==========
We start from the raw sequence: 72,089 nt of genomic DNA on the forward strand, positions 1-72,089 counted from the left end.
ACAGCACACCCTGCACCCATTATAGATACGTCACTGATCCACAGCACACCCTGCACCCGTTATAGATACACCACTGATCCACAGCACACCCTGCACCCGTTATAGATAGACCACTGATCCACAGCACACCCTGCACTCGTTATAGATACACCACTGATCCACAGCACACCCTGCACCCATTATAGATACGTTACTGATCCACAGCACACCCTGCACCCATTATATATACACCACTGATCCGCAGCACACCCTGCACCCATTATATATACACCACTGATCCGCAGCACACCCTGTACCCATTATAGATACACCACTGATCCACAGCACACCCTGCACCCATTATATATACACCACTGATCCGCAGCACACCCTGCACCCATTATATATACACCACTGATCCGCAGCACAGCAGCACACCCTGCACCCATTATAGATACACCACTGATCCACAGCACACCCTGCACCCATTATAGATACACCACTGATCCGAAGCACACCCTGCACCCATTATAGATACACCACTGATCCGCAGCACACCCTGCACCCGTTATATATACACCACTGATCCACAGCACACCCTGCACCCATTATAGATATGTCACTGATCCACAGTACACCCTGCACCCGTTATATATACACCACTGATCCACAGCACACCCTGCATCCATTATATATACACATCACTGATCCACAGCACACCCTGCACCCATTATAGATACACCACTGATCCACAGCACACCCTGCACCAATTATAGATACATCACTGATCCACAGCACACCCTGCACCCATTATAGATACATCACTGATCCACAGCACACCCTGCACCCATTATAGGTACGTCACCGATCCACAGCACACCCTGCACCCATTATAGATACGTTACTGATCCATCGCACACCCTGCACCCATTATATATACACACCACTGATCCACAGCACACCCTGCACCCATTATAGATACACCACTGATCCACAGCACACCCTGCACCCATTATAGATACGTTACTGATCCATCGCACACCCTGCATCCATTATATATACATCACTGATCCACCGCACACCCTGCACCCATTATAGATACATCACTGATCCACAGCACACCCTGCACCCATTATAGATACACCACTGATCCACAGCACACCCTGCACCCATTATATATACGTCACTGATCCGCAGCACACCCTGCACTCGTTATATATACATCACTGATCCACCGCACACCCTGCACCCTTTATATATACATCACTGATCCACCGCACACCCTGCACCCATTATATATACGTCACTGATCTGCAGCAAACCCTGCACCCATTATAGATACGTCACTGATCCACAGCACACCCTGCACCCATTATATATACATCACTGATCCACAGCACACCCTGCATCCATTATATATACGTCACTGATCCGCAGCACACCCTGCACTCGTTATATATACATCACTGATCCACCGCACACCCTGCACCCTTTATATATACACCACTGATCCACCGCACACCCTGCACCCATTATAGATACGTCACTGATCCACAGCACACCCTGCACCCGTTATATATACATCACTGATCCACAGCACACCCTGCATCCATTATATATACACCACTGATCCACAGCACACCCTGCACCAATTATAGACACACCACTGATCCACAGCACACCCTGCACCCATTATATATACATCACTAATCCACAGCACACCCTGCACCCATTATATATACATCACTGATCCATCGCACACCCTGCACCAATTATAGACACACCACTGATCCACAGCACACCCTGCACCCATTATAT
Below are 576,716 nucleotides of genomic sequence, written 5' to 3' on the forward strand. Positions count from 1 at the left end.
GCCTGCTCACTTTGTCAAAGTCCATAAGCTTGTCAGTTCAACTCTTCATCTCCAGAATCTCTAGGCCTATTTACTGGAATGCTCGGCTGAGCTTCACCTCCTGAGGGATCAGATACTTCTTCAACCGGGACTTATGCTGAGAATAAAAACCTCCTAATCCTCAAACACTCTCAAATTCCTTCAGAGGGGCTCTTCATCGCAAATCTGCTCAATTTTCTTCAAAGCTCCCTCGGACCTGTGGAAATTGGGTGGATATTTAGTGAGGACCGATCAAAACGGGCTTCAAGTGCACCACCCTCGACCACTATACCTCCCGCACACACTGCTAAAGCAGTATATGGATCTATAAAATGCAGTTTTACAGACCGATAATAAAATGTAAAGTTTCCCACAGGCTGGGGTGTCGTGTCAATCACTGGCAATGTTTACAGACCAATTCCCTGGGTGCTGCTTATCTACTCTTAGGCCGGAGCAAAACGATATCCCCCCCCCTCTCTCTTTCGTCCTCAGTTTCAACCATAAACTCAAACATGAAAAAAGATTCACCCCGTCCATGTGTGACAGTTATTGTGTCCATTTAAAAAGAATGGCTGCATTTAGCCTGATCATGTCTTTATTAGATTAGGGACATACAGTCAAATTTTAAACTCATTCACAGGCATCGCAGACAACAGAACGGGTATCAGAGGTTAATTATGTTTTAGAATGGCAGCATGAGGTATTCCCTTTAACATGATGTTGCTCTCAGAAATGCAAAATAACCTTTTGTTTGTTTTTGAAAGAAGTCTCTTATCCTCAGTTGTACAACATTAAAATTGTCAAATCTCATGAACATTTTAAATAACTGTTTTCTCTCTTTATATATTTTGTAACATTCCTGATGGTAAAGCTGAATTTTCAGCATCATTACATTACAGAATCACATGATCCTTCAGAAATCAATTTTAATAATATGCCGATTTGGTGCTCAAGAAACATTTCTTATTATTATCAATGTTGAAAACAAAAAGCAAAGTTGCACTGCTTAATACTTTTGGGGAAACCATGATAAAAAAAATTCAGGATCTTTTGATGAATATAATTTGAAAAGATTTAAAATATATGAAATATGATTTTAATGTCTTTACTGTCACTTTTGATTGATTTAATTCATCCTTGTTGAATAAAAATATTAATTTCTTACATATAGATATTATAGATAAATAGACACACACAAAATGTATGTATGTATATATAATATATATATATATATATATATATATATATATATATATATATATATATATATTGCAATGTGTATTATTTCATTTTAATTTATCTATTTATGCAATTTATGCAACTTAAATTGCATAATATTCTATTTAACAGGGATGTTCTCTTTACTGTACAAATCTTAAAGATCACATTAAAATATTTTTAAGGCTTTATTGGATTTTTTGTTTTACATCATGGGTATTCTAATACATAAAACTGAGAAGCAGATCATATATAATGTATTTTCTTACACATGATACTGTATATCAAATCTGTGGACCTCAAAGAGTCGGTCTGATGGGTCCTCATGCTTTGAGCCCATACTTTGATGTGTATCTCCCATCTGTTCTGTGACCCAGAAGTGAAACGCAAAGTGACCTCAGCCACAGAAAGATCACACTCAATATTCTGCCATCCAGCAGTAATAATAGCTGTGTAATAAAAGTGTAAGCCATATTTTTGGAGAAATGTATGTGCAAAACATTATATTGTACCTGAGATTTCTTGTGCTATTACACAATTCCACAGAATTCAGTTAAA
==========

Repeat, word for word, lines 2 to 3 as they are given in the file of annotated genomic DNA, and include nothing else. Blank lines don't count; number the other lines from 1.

ACAGCACACCCTGCACCCATTATAGATACGTCACTGATCCACAGCACACCCTGCACCCGTTATAGATACACCACTGATCCACAGCACACCCTGCACCCGTTATAGATAGACCACTGATCCACAGCACACCCTGCACTCGTTATAGATACACCACTGATCCACAGCACACCCTGCACCCATTATAGATACGTTACTGATCCACAGCACACCCTGCACCCATTATATATACACCACTGATCCGCAGCACACCCTGCACCCATTATATATACACCACTGATCCGCAGCACACCCTGTACCCATTATAGATACACCACTGATCCACAGCACACCCTGCACCCATTATATATACACCACTGATCCGCAGCACACCCTGCACCCATTATATATACACCACTGATCCGCAGCACAGCAGCACACCCTGCACCCATTATAGATACACCACTGATCCACAGCACACCCTGCACCCATTATAGATACACCACTGATCCGAAGCACACCCTGCACCCATTATAGATACACCACTGATCCGCAGCACACCCTGCACCCGTTATATATACACCACTGATCCACAGCACACCCTGCACCCATTATAGATATGTCACTGATCCACAGTACACCCTGCACCCGTTATATATACACCACTGATCCACAGCACACCCTGCATCCATTATATATACACATCACTGATCCACAGCACACCCTGCACCCATTATAGATACACCACTGATCCACAGCACACCCTGCACCAATTATAGATACATCACTGATCCACAGCACACCCTGCACCCATTATAGATACATCACTGATCCACAGCACACCCTGCACCCATTATAGGTACGTCACCGATCCACAGCACACCCTGCACCCATTATAGATACGTTACTGATCCATCGCACACCCTGCACCCATTATATATACACACCACTGATCCACAGCACACCCTGCACCCATTATAGATACACCACTGATCCACAGCACACCCTGCACCCATTATAGATACGTTACTGATCCATCGCACACCCTGCATCCATTATATATACATCACTGATCCACCGCACACCCTGCACCCATTATAGATACATCACTGATCCACAGCACACCCTGCACCCATTATAGATACACCACTGATCCACAGCACACCCTGCACCCATTATATATACGTCACTGATCCGCAGCACACCCTGCACTCGTTATATATACATCACTGATCCACCGCACACCCTGCACCCTTTATATATACATCACTGATCCACCGCACACCCTGCACCCATTATATATACGTCACTGATCTGCAGCAAACCCTGCACCCATTATAGATACGTCACTGATCCACAGCACACCCTGCACCCATTATATATACATCACTGATCCACAGCACACCCTGCATCCATTATATATACGTCACTGATCCGCAGCACACCCTGCACTCGTTATATATACATCACTGATCCACCGCACACCCTGCACCCTTTATATATACACCACTGATCCACCGCACACCCTGCACCCATTATAGATACGTCACTGATCCACAGCACACCCTGCACCCGTTATATATACATCACTGATCCACAGCACACCCTGCATCCATTATATATACACCACTGATCCACAGCACACCCTGCACCAATTATAGACACACCACTGATCCACAGCACACCCTGCACCCATTATATATACATCACTAATCCACAGCACACCCTGCACCCATTATATATACATCACTGATCCATCGCACACCCTGCACCAATTATAGACACACCACTGATCCACAGCACACCCTGCACCCATTATAT
Below are 576,716 nucleotides of genomic sequence, written 5' to 3' on the forward strand. Positions count from 1 at the left end.